- Terry dressed up as William Brown, the protagonist of Just William and its sequels by Richmal Crompton (like Terry, an incredibly prolific author), for the “26 Characters” exhibition at the Story Museum in Oxford. The photos aren’t available on the museum’s web site – the point was to visit to see them, after all! – but versions of many (including Terry’s) are featured in this BBC interview with photographer Cambridge Jones about the exhibition. The museum’ site has audio interviews with all the featured authors recorded during the photo shoots in 2014, including Terry talking about his own school days. Listeners of this podcast might also particularly enjoy the interviews with Neil Gaiman (who chose Badger from Wind in the Willows), Philip Pullman (Long John Silver from Treasure Island) and Terry Jones (Rupert the Bear), but they’re all great.
- It’s worth clarifying that Just William takes place when it was written, in 1922 – considerably after the time of Dodger. Tom Brown’s School Days, on the other hand, was written in 1857 and is set in the 1830s – so around the time of Dodger. There’s a stark contrast between Dodger’s life and that of Tom Brown…
- A “flâneur” (via French for “stroller” or “loafer”, from the Old Norse verb flana “to wander with no purpose”) was a “gentleman stroller of the streets”: a person of leisure who would walk through a city just observing what went on around them. It’s uncertain if Dickens would have described himself as one; the word dates back a century or two earlier in France, but wasn’t popularly used in a positive sense until Walter Benjamin used it in discussions of modernity in the early twentieth century. (Oscar Wilde described himself as “a flâneur, a dandy” in De Profundis, but only when lamenting how he had wasted his life.)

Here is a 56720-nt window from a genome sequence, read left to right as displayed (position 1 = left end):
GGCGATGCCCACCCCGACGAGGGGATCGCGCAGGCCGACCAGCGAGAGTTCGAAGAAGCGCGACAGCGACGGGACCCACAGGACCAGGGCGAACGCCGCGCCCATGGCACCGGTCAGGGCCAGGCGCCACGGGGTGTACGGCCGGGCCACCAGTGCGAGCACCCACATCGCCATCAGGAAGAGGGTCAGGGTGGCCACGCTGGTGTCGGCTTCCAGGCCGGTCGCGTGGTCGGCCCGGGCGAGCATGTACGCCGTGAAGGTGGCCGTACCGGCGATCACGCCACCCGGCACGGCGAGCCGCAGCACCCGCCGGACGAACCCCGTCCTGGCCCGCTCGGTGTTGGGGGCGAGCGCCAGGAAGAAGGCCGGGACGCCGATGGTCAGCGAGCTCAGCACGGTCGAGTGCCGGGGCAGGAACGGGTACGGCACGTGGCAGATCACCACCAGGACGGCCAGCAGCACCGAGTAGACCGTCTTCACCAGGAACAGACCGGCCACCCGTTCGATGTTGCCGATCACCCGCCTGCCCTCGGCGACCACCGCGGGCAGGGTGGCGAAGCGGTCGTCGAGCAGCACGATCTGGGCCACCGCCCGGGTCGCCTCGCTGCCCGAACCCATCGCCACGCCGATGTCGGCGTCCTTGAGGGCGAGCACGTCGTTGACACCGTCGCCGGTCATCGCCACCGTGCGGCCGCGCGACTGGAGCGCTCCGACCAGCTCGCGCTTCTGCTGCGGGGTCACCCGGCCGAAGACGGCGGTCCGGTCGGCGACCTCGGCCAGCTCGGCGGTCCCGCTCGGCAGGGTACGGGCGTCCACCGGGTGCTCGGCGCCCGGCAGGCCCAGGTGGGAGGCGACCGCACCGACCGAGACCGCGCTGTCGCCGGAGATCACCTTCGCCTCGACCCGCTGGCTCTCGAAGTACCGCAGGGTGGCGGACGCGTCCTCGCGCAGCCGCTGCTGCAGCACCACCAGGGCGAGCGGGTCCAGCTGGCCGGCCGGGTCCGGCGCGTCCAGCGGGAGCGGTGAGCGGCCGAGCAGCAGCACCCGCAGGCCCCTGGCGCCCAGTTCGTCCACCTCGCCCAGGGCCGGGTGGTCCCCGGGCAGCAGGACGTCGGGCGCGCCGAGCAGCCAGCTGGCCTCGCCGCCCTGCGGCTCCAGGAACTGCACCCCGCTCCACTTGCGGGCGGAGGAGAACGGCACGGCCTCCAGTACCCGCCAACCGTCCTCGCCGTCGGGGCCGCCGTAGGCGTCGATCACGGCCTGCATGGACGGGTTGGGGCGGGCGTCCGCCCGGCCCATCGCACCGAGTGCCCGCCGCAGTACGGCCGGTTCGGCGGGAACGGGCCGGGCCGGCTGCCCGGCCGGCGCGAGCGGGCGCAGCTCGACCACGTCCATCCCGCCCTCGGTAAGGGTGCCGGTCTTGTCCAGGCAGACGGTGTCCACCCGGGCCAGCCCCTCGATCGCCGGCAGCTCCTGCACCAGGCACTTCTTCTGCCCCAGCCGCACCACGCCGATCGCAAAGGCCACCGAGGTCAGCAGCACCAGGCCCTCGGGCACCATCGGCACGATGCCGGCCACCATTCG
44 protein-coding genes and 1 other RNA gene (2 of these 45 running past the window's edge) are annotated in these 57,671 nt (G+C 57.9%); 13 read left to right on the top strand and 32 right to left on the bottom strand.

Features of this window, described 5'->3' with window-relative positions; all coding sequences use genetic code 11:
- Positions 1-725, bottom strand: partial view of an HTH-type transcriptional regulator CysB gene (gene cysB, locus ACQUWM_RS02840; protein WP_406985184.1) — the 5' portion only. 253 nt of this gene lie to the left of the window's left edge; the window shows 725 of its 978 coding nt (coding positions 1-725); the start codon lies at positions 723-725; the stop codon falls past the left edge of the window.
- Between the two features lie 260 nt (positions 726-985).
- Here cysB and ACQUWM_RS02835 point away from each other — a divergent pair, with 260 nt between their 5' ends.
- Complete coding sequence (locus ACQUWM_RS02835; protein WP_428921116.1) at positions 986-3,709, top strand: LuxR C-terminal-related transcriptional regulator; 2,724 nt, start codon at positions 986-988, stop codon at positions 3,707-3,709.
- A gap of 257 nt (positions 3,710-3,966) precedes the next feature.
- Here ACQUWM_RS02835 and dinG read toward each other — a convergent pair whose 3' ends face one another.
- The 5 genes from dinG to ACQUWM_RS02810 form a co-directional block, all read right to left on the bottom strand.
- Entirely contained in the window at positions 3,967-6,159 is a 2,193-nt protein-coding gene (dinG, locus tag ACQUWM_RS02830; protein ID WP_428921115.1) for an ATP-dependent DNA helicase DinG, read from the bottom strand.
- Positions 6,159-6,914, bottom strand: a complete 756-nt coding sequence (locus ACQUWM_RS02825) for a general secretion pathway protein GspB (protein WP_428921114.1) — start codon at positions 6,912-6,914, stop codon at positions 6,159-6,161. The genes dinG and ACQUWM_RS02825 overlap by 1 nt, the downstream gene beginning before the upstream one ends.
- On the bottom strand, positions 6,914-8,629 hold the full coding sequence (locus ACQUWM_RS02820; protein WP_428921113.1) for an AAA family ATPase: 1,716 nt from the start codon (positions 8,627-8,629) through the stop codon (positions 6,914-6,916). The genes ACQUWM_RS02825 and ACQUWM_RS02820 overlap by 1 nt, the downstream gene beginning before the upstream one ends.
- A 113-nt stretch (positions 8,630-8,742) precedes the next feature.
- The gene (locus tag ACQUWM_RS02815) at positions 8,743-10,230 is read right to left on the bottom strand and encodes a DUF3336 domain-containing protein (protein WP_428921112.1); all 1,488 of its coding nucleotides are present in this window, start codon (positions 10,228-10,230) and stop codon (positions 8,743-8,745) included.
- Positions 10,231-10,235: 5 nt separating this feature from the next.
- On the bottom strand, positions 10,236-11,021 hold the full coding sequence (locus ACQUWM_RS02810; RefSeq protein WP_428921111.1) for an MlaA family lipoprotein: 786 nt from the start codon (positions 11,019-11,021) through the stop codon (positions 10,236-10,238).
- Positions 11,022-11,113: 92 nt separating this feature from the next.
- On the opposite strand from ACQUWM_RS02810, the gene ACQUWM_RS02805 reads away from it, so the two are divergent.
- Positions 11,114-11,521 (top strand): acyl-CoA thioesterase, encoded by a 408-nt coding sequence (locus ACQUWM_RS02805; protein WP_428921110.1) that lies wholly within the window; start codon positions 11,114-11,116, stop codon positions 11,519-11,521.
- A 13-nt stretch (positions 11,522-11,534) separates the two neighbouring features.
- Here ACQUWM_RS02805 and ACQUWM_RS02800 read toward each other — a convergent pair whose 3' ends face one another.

- Nicholson Baker is an American writer who loves newspapers as much as footnotes. He’s best known for his non-fiction, including the award-winning 2001 book Double Fold: Libraries and the Assault on Paper in which he investigated the loss or destruction of thousands of books and newspapers during the “microfilm boom” of the 1980s.
- The small, dog-like creature from The Dark Crystal is Fizgig.
- Laphroaig whiskey is distilled in Port Ellen, on the southern coast of the Isle of Islay in Argyll, Scotland, near the bay that gives the whiskey its name, Loch Laphroaig. It is now owned by Japanese whiskey giant Suntory.
- The Wombles are a group of vaguely mole-like intelligent creatures who live under Wimbledon Common, invented by Elisabeth Beresford for her children’s novels, first appearing in 1968. They are very familiar to Australians of a certain age because of the BBC-commissioned stop-motion animated television series, whose theme song emphasised the Womble’s forward-thinking policy of reuse and recycling: “Making good use of the things that they find, things that the everyday folk leave behind.” Less familiar to Australian listeners will be the novelty pop group formed by Mike Batt, or the related live-action Womble film Wombling Free, featuring short-statured actors – including Kenny Baker and Jack Purvis! – in Womble costumes, with voices provided by the likes of David Jason and Jon Pertwee! Aside from “making use of bad rubbish”, one of their most endearing features is that Wombles choose their name by throwing a dart at a map of the world; hence they have names like Great Uncle Bulgaria, Tomsk, Orinoco and Adelaide.
- For those not familiar with Oliver Twist, Fagin is the criminal mastermind who sends the Artful Dodger and other children out to steal things for him in return for minimal food and shelter. He is a deeply unsympathetic character, essentially keeping the children enslaved. Even in Dickens’ day, Fagin – who was constantly referred to as “the Jew” in the novel – was seen as anti-Semitic. Dickens protested that he had no hatred of Jewish people, but he was being realistic, because “that class of criminal was invariably a Jew”, but towards the end of his life Dickens came to realise the harm he was doing in perpetuating such a stereotype. He not only revised the last 15 chapters of the book, but removed all racist signifiers from his performance of the character in his public readings.